Bad Author—No Submissions
I haven’t been submitting stories lately like I’ve wanted to. In fact, for the first time in a long while I have no stories out to magazines. I’ve got to change that ASAP and hope to do so this weekend. Like Heinlein said, “You Must Submit.”

That’s all. Short and sweet. Just wanted you all to know I’m still alive, kicking and writing stories.

See you next time,


Today, I Write

Well today I was going to write a nice, fat blog post. It ain’t gonna happen. X

I have a story burning a hole through me. And I have one chapter left. So, with only x hours to write today, I’m gonna spend that x the best way I know how: by writing fiction. So today, I write.

I will see you guys in a couple of weeks with a bigger post.

And if you’re a writer, I hope you’ll join me in writing today. Always remember: what separates writers from the rest is that writers write. 

Until Next Time,


Off for Some Vacation

Hey Everybody, time to hang up the fiction and blog writing for a bit and head out for some very late summer vacation.

North Woods

It’s true. I’m off to the North Woods again for some R&R, so I’ll see you next time here on the blog. I plan to be back Sept. 23 with a new post and some more news on how the writing is going.

Until then…

Keep Reading, Keep Writing,


PS…And take some vacation yourself, you deserve it!

Check Out My Post Over at Sobotka

Hey everybody, the folks over at Sobotka Literary Magazine were nice enough to let me borrow their blog last week for a short post on “Verses about Moscow” by Marina Marina_1914Tsvetaeva. The post is part of their “Wordsmith Wednesdays” series where they unpack the words/verses  in a poem or song. This week they’re covering a song by Nas’, a nice bookend to Tsvetaeva. 

Check out my post and let them know what you think.

I’ll be back two weeks from now with a new post. I hope   this tides you over until then!

See you around,


4 Years of My Blog

Writer writing

Wow. WordPress is telling me I’ve been writing this blog for four years. (It’s actually a bit longer than that since the blog started over on Goodreads). I can’t believe it. So, today, I want to do a quick look back and, more importantly, a look ahead.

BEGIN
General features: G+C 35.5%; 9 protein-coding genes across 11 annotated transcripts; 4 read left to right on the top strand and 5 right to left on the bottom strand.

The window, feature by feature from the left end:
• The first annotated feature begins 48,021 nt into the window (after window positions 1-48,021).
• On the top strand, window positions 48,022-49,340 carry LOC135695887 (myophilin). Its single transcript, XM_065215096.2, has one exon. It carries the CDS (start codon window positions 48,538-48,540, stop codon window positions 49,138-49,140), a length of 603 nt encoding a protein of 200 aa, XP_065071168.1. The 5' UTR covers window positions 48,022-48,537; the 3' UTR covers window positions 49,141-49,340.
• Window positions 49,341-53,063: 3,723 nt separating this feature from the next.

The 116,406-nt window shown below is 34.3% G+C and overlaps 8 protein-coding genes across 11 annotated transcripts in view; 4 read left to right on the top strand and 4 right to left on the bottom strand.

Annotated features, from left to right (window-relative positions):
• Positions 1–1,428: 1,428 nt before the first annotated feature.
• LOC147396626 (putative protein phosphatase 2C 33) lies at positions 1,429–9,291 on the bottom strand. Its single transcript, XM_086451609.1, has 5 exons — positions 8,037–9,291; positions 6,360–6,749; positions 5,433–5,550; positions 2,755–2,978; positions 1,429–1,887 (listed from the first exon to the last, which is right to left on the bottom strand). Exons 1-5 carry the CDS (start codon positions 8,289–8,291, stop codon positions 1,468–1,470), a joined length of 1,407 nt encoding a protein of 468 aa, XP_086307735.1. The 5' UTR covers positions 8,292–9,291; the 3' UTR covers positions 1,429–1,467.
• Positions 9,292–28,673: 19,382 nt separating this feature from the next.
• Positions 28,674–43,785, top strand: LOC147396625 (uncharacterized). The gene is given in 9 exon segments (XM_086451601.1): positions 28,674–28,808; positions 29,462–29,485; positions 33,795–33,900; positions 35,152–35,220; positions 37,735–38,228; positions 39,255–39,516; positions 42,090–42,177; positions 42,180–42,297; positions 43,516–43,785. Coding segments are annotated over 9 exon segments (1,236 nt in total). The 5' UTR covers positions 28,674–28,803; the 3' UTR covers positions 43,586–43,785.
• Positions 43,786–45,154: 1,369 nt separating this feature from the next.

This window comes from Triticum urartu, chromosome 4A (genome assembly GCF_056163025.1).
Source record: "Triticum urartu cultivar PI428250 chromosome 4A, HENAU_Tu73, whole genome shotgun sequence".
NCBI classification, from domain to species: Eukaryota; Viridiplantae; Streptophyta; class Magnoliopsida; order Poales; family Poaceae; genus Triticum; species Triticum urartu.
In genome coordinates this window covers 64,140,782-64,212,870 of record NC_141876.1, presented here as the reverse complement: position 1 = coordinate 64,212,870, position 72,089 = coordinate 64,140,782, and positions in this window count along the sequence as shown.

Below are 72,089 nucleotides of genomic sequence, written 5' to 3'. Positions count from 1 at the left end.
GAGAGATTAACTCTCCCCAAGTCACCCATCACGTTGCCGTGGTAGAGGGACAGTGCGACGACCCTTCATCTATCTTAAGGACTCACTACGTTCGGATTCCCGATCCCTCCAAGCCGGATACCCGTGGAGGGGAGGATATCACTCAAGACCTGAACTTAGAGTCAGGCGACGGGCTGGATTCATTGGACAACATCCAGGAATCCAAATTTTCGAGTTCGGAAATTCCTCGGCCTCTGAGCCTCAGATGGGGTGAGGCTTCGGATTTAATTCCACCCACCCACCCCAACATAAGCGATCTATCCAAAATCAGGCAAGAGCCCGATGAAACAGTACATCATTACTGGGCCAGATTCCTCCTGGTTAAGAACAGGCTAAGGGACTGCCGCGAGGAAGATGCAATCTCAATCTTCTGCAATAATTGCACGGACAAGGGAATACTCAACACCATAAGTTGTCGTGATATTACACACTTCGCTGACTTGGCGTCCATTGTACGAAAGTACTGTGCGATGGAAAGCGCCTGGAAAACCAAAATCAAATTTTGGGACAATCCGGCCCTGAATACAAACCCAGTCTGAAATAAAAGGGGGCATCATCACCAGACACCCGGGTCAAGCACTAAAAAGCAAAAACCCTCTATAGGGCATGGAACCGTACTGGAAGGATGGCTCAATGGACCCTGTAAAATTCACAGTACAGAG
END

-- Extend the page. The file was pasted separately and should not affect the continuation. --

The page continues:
First, here is the first post on my blog from July 20, 2012:

Well, here goes nothing

My first novel has just been published. It’s on the Amazon Kindle store here. It’s also on Goodreads.

Please take the time to leave a review. And a big thank you to all of you who have already got it and are reading it.


My posts have come a long way since then. They even include pictures, which apparently is an unwritten rule on the Internet. So, to continue the look back: what have I done, in my writing life, over those past four years? Glad you asked. This is what:

  • Self-published a novella.
  • Got three of my stories traditionally published in magazines.
  • Wrote a fricking play. (Thanks, Fink!)
  • Wrote 171 blog posts. (Was it that many?)
  • Shared the blog with thousands of visitors.
  • Changed the frequency of the blog from weekly to biweekly.
  • Kept focused, kept disciplined, kept writing.

That last one is the most important to me. Constancy. I’ve written about that a lot here on the blog. But it’s one thing to write about something, and quite another to do it. To sit your butt down and write every weekend, when you could be doing other things. I’m really proud of that.

So, what’s next? Number one: keep writing fiction. I also want to re-christen the blog. It’s not going to be a “Writer Begins” anymore. If it needs a title, it’s going to be “A Writer Writes.” I think that fits just fine because that’s what I’m all about. And with three published stories, I feel a new chapter has begun. I’ve done a lot and learned a lot since I started this blog. There’s always more you can learn, of course. But that third story felt like some sort of milestone. One time could be lucky—a fluke. A second time, could be a coincidence. But getting published three times—There’s something to that. Three times is no accident. And with that comes an assurance you can do it again and again. Even before you put pen to paper.

As a consequence of that I feel the characters and the stories and the writing are all maturing. And improving. Now, the challenge is to keep going and build on that solid foundation.

And that’s what I intend to do. So, here’s to bloggers blogging and writers writing. Let’s keep this going.

Thanks for Tuning In,


My New Story Is Out in Sobotka Magazine

Great news! My new story “Barabanchik” is out now in Sobotka Literary Magazine. You can pick up Issue 4 of the magazine here. Sobotka Issue 4

I’m happy because it’s my first story published this year. I won’t say much more than that, but will include the start of the story here, in the hope that it gets you hooked:

A man looks at the world and sees phenomena, perhaps self-contradictory in nature, and goes about trying to explain them. In ancient times, these explanations took the form of myth. Why do the seasons change, why does the sun set, why are people born, and why do they die? All these could be explained with the presence of gods, angels and demons meddling in the world of men.